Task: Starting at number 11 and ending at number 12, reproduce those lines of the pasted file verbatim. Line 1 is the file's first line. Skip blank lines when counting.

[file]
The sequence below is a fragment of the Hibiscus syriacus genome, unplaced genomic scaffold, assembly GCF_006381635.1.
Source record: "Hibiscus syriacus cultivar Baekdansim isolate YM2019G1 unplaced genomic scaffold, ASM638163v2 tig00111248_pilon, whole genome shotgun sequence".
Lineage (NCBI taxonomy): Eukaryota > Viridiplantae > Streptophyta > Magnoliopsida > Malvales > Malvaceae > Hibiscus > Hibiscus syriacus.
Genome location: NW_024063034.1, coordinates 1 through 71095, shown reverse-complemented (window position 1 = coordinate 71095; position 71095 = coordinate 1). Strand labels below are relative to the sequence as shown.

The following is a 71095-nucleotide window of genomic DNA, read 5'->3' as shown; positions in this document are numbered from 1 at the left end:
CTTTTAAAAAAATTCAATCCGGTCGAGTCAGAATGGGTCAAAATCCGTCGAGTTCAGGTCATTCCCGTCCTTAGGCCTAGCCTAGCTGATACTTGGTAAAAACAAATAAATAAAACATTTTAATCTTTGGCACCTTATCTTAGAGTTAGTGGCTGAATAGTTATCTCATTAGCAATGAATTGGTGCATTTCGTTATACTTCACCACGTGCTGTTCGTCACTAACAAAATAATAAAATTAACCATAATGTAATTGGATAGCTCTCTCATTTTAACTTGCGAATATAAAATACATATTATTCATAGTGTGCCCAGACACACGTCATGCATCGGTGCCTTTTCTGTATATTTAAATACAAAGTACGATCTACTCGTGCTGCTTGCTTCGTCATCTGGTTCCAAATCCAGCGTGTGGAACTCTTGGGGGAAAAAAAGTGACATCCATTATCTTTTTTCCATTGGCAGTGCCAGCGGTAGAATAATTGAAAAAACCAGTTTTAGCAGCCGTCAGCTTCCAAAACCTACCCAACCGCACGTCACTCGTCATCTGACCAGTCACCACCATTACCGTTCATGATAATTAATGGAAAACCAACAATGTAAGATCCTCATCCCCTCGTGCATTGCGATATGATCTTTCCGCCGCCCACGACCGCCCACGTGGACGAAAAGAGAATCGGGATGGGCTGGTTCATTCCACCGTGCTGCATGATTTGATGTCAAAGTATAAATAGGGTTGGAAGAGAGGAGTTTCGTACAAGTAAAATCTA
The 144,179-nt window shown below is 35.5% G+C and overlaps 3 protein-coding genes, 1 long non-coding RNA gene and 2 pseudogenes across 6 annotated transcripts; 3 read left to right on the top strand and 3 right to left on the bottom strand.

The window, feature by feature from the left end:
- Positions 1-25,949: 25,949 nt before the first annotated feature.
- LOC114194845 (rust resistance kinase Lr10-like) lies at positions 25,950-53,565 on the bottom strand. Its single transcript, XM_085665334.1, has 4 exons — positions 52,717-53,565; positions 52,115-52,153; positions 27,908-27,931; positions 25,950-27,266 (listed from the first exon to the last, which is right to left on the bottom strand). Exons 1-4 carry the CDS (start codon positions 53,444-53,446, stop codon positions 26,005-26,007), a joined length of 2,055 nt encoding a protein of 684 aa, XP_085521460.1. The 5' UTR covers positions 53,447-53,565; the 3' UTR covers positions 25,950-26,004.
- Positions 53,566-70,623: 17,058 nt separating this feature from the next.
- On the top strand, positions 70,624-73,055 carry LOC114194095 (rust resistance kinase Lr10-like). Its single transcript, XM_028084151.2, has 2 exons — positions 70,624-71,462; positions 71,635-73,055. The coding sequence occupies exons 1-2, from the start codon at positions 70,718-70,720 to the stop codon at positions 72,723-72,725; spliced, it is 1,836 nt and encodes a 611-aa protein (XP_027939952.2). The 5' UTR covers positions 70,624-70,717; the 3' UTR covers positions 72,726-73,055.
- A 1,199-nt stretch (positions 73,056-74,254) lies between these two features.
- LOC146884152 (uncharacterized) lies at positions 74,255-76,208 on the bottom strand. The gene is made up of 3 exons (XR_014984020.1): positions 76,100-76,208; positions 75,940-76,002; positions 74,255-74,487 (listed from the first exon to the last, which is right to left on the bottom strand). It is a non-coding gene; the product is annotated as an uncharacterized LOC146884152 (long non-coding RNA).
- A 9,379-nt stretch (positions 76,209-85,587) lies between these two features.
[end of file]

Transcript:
- Positions 53,566-70,623: 17,058 nt separating this feature from the next.
- On the top strand, positions 70,624-73,055 carry LOC114194095 (rust resistance kinase Lr10-like). Its single transcript, XM_028084151.2, has 2 exons — positions 70,624-71,462; positions 71,635-73,055. The coding sequence occupies exons 1-2, from the start codon at positions 70,718-70,720 to the stop codon at positions 72,723-72,725; spliced, it is 1,836 nt and encodes a 611-aa protein (XP_027939952.2). The 5' UTR covers positions 70,624-70,717; the 3' UTR covers positions 72,726-73,055.